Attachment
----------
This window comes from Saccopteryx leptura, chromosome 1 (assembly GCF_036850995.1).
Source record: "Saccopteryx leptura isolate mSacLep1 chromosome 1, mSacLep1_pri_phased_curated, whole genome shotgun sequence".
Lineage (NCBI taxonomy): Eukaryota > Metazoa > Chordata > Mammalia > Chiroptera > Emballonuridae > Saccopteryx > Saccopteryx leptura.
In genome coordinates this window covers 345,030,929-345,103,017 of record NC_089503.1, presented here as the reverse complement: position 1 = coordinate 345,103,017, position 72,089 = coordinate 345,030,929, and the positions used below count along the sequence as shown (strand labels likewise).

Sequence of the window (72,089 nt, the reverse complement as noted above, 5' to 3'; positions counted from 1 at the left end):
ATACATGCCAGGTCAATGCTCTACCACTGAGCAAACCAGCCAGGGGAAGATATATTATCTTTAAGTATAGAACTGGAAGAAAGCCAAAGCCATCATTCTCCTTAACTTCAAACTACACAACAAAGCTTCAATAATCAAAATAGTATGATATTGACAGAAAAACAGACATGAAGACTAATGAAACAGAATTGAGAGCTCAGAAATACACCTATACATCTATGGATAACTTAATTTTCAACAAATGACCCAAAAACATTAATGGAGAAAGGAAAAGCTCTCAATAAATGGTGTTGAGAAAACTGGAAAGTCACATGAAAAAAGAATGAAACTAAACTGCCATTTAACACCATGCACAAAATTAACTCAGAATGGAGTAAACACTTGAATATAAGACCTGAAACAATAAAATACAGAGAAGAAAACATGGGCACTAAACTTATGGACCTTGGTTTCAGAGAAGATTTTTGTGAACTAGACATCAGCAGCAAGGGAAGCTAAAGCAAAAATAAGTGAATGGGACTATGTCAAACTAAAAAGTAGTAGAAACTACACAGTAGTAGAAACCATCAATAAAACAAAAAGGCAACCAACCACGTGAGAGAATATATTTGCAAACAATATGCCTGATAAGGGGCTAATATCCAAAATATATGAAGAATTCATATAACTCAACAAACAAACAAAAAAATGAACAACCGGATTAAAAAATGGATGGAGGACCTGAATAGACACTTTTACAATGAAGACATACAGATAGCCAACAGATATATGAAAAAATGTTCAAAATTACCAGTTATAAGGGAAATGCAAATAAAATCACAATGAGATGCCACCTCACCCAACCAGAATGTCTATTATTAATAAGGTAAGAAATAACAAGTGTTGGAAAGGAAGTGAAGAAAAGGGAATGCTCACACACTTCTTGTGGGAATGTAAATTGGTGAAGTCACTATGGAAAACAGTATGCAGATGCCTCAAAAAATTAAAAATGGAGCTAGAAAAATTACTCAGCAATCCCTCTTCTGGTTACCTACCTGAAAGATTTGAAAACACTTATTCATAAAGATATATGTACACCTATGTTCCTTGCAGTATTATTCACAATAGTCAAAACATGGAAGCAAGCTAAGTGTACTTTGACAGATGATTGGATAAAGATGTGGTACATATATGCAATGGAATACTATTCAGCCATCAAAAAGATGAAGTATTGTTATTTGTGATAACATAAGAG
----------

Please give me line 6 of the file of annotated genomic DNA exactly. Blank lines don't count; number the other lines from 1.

ATACATGCCAGGTCAATGCTCTACCACTGAGCAAACCAGCCAGGGGAAGATATATTATCTTTAAGTATAGAACTGGAAGAAAGCCAAAGCCATCATTCTCCTTAACTTCAAACTACACAACAAAGCTTCAATAATCAAAATAGTATGATATTGACAGAAAAACAGACATGAAGACTAATGAAACAGAATTGAGAGCTCAGAAATACACCTATACATCTATGGATAACTTAATTTTCAACAAATGACCCAAAAACATTAATGGAGAAAGGAAAAGCTCTCAATAAATGGTGTTGAGAAAACTGGAAAGTCACATGAAAAAAGAATGAAACTAAACTGCCATTTAACACCATGCACAAAATTAACTCAGAATGGAGTAAACACTTGAATATAAGACCTGAAACAATAAAATACAGAGAAGAAAACATGGGCACTAAACTTATGGACCTTGGTTTCAGAGAAGATTTTTGTGAACTAGACATCAGCAGCAAGGGAAGCTAAAGCAAAAATAAGTGAATGGGACTATGTCAAACTAAAAAGTAGTAGAAACTACACAGTAGTAGAAACCATCAATAAAACAAAAAGGCAACCAACCACGTGAGAGAATATATTTGCAAACAATATGCCTGATAAGGGGCTAATATCCAAAATATATGAAGAATTCATATAACTCAACAAACAAACAAAAAAATGAACAACCGGATTAAAAAATGGATGGAGGACCTGAATAGACACTTTTACAATGAAGACATACAGATAGCCAACAGATATATGAAAAAATGTTCAAAATTACCAGTTATAAGGGAAATGCAAATAAAATCACAATGAGATGCCACCTCACCCAACCAGAATGTCTATTATTAATAAGGTAAGAAATAACAAGTGTTGGAAAGGAAGTGAAGAAAAGGGAATGCTCACACACTTCTTGTGGGAATGTAAATTGGTGAAGTCACTATGGAAAACAGTATGCAGATGCCTCAAAAAATTAAAAATGGAGCTAGAAAAATTACTCAGCAATCCCTCTTCTGGTTACCTACCTGAAAGATTTGAAAACACTTATTCATAAAGATATATGTACACCTATGTTCCTTGCAGTATTATTCACAATAGTCAAAACATGGAAGCAAGCTAAGTGTACTTTGACAGATGATTGGATAAAGATGTGGTACATATATGCAATGGAATACTATTCAGCCATCAAAAAGATGAAGTATTGTTATTTGTGATAACATAAGAG